Two-year-old Loraine Allison, from a wealthy Canadian family, was first reported to have died along with her parents when the liner sank in the icy Atlantic waters, but her body was never recovered.
In the years that followed, a woman called Helen Kramer came forward and claimed that she was in fact Allison.
Kramer was apparently able to provide details thought to be known only to the wealthy Allison family.
She mounted a long campaign to be accepted by surviving members of the family, who, however, rejected her claims.
When Kramer died in 1992, it seemed as if the mystery rested there.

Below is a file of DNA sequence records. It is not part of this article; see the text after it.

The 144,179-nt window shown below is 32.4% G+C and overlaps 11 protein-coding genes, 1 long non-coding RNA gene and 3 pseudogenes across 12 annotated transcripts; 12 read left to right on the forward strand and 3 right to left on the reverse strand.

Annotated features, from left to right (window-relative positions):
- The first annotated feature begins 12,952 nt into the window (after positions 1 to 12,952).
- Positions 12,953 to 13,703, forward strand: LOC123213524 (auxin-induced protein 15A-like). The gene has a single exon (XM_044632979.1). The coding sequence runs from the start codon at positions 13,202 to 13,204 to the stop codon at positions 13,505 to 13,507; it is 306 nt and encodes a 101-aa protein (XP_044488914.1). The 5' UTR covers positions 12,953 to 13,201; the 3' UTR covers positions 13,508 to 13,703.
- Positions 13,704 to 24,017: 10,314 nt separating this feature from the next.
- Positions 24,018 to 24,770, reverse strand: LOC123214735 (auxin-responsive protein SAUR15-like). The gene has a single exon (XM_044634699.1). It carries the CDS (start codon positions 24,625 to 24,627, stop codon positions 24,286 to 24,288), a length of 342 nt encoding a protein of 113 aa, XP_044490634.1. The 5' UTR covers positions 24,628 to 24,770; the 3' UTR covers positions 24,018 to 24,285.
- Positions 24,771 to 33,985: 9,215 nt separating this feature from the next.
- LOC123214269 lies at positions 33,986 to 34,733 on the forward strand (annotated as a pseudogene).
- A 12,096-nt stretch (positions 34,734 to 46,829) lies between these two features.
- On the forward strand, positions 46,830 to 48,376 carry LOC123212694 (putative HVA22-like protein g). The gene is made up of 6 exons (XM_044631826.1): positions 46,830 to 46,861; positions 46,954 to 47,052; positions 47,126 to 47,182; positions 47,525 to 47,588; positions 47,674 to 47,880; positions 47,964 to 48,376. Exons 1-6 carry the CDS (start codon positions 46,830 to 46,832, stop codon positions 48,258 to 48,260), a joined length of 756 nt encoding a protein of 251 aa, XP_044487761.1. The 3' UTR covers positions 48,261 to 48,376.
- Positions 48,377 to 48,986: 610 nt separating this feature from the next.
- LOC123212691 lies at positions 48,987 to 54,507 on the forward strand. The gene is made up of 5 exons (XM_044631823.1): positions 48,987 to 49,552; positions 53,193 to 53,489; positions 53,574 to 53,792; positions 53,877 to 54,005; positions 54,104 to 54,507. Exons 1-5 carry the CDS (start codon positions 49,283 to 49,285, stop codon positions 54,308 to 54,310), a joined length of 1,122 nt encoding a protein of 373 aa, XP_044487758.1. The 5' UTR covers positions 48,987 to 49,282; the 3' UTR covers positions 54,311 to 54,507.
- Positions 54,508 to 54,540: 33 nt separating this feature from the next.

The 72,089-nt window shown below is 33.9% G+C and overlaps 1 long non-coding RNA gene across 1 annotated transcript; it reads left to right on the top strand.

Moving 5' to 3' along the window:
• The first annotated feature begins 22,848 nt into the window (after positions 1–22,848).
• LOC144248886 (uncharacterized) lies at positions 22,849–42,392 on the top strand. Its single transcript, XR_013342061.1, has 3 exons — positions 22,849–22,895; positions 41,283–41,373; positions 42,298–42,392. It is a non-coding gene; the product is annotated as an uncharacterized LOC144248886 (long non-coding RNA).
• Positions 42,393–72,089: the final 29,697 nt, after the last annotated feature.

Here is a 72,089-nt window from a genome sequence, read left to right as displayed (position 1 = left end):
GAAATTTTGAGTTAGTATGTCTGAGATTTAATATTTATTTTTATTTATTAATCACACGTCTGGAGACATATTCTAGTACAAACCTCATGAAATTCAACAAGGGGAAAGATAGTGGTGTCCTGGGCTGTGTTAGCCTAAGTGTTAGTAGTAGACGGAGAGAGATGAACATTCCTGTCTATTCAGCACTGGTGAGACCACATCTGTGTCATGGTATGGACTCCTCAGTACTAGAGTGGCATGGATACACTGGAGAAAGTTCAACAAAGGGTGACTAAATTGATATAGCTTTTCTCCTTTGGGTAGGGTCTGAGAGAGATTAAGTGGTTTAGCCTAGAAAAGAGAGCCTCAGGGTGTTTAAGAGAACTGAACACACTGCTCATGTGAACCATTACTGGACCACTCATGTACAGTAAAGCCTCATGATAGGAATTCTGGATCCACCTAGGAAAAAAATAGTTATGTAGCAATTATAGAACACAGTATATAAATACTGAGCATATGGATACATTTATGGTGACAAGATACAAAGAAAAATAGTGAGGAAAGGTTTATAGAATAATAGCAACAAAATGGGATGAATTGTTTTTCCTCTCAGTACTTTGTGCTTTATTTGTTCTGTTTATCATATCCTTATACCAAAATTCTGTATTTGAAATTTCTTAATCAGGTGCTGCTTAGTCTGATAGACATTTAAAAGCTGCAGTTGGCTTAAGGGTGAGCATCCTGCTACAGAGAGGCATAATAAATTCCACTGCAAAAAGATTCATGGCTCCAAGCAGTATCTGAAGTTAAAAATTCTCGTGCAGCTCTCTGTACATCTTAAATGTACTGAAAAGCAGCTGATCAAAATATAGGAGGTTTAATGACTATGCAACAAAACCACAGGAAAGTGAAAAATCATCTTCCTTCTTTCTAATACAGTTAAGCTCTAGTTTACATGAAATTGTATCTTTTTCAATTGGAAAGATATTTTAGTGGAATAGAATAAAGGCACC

However, it was revived on the centenary of the sinking in 2012 when Kramer's granddaughter, Debrina Woods, from Florida, restated the claim.
More than a century after the incident, the mystery may have finally been solved.
A group of researchers arranged for DNA testing of both the descendants of Kramer and from the Allison family, which revealed no genetic link, exposing the decades-old claim as a hoax, the report said.
RMS Titanic was a British passenger liner that sank in the North Atlantic Ocean on April 15, 1912 after colliding with an iceberg during her maiden voyage from Southampton, UK to New York City.


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